World leaders have demanded that UN nuclear inspectors be given access to a previously secret Iranian plant and have threatened to impose tough new sanctions on Tehran.
US President Barack Obama, French President Nicolas Sarkozy and British Prime Minister Gordon Brown announced yesterday that Tehran has admitted to the UN nuclear watchdog that it has built a second uranium enrichment plant.
Following their declaration, Russia expressed its concern and China said it has taken note of the information and has urged Tehran to cooperate with any probe by the International Atomic Energy Agency (IAEA).
The Western leaders made it clear they do not believe that the site has a civilian role, being what one US official said is “the right size” to produce weapons-grade uranium but of no use for nuclear fuel production.
“We expect the IAEA to immediately investigate this disturbing information and to report to the IAEA board of governors,” Obama said, branding the new plant a “direct challenge” to international non-proliferation rules.
Iran remains defiant
President Mahmoud Ahmadinejad told reporters in New York that Iran had informed the UN’s international nuclear watchdog about the plant’s existence and “should be encouraged for that. It was perfectly legal.”
The head of Tehran’s nuclear program, Ali Akbar Salehi, said the mystery second plant had been built to ensure Iran could continue to refine uranium even in the event of foreign air raids on its other sites.
“Considering the threats, our organisation decided to do what is necessary to preserve and continue our nuclear activities,” he told Iranian television.
“So we decided to build new installations which will guarantee the continuation of our nuclear activities which will never stop at any cost.”
French President calls for sanctions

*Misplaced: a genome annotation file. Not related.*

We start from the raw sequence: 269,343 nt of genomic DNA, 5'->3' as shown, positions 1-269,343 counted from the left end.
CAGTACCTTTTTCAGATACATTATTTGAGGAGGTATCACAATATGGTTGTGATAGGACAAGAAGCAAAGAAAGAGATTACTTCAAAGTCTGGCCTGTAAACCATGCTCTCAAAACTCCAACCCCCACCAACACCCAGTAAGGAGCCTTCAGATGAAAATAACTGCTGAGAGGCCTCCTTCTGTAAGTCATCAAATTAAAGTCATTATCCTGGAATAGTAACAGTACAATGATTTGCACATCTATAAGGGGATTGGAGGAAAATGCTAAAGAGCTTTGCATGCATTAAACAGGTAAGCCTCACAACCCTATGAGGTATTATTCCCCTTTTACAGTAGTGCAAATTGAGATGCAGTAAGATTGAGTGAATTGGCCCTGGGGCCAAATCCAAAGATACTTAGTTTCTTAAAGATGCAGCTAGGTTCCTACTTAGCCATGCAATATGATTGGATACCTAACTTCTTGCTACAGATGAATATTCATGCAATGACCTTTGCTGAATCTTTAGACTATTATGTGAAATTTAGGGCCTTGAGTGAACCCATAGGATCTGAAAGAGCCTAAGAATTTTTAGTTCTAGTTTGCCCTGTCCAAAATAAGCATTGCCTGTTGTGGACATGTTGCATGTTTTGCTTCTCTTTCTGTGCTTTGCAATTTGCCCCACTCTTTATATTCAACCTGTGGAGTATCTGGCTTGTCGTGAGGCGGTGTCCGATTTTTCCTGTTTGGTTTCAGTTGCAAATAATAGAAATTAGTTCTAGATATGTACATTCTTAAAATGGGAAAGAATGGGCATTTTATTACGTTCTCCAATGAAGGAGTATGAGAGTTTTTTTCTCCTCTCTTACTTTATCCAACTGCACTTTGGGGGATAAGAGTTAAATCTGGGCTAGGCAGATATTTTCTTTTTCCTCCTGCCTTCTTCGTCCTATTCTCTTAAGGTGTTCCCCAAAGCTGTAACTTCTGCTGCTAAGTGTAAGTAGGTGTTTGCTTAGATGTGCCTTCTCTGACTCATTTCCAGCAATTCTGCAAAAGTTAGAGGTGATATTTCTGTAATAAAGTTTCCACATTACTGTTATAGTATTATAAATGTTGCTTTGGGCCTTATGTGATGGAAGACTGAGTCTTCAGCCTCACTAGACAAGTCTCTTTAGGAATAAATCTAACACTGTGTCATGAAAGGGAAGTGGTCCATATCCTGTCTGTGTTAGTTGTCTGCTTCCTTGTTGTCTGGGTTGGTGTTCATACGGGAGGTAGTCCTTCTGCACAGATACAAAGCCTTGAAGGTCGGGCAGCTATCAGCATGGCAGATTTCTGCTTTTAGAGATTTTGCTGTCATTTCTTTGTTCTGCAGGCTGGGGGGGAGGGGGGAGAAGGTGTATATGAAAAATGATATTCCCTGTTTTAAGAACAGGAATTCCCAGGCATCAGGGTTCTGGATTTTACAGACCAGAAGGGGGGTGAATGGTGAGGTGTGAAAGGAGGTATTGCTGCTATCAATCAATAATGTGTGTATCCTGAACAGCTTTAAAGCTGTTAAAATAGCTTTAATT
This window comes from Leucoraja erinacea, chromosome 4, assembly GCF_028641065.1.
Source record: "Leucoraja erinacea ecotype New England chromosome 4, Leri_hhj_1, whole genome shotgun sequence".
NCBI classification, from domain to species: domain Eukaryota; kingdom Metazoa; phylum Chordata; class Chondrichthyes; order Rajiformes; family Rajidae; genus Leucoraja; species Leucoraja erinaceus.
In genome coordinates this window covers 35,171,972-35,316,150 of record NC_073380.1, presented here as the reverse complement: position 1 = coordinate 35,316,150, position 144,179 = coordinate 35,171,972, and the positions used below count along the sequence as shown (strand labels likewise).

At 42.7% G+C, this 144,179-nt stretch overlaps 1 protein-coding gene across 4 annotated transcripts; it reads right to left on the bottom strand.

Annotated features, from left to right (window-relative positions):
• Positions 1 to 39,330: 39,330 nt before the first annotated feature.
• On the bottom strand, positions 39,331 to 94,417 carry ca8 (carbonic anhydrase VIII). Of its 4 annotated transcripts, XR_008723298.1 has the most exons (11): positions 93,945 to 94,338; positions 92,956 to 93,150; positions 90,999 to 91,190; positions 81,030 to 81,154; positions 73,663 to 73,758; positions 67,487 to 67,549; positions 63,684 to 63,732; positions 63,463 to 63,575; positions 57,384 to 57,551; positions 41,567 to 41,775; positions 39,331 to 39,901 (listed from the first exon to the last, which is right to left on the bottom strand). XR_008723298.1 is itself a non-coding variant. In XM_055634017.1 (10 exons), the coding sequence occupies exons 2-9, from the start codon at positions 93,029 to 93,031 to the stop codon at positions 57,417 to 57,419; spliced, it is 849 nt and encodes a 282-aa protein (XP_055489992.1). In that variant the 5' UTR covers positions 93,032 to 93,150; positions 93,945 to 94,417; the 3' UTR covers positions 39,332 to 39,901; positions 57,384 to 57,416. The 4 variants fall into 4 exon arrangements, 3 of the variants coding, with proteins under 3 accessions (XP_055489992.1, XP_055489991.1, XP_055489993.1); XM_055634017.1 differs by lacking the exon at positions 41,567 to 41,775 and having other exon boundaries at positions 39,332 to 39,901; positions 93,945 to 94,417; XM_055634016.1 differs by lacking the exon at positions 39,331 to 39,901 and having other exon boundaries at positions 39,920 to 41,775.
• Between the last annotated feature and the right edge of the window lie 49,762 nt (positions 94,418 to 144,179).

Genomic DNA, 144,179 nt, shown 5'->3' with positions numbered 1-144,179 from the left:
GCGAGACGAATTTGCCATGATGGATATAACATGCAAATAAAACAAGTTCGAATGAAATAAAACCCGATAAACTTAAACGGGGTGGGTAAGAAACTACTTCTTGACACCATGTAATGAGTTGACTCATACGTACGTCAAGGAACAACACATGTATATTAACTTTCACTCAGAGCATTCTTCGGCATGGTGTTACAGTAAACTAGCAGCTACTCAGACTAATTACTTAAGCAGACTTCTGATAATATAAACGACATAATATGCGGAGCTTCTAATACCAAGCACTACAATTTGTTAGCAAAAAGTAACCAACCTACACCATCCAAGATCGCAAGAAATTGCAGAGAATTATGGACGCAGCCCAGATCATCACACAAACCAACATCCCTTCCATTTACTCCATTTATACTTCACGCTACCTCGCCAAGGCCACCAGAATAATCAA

Sarkozy backed Obama’s tough stance, and threatened rapid sanctions if Iran does not agree to talks on its nuclear program at talks with the international six-nation contact group on October 1.
“It was designed and built over the past several years in direct violation of resolutions from the Security Council and from the IAEA,” he said of the plant, during his joint appearance with Obama and Brown at the G20 summit.
“We already face a severe breakdown of trust. We are now faced with a challenge, a challenge to the entire international community,” he said, demanding that Iranian negotiators change their stance.
“In December, if there is not an in-depth change in Iranian leaders, sanctions will have to be taken,” he said.
British PM: international community shocked and angered
Brown said the scale of the Iranian “serial deception of many years” in hiding the plant for many years “will shock and anger the whole international community and it will harden our resolve”.
“The international community has no choice today but to draw a line in the sand,” he said, warning that Iran faces “further more stringent sanctions”.
At a later briefing with journalists, Brown said the plant “could not have been for a civil nuclear facility”.
US Secretary of State Hillary Clinton said the revelation that Iran had been holding back information on the Qom plant will encourage countries that had been opposed to sanctions to toughen their position.
Russia adopts a softer tone
But Russia’s President Dmitry Medvedev, who earlier this week appeared to signal he was warming to the Western position, stopped short of dropping Moscow’s opposition to new sanctions, despite expressing concern.
“We call on Iran to fully cooperate with the International Atomic Energy Agency,” Medvedev said in a statement read out by his spokeswoman Natalya Timakova, also at the G20 summit.
“Russia maintains a commitment to serious dialogue with Iran with a view to reaching agreement on efficient ways to remove the concerns of the international community over this country’s nuclear program.”
China asks Iran to cooperate with the UN nuclear watchdog
China has been told of the second Iranian uranium enrichment plant and has asked Tehran to cooperate with the UN nuclear watchdog in any probe on the issue, Chinese government spokesman Ma Zhao Xu said.
“It is our hope that Iran will cooperate with the IAEA on this matter.”
A US official, speaking on condition of anonymity, said the United States has been holding intelligence information on the secret plant for “some time” and believes it houses 3,000 centrifuge machines.
But he added the plant will not be operational for at least a few months.
The IAEA earlier said Iran had sent a letter on September 21 to inform the watchdog “that a new pilot fuel enrichment plant is under construction in the country”, agency spokesman Marc
Vidricaire said in a statement.
“The IAEA has requested Iran to provide specific information and access to the facility as soon as possible.”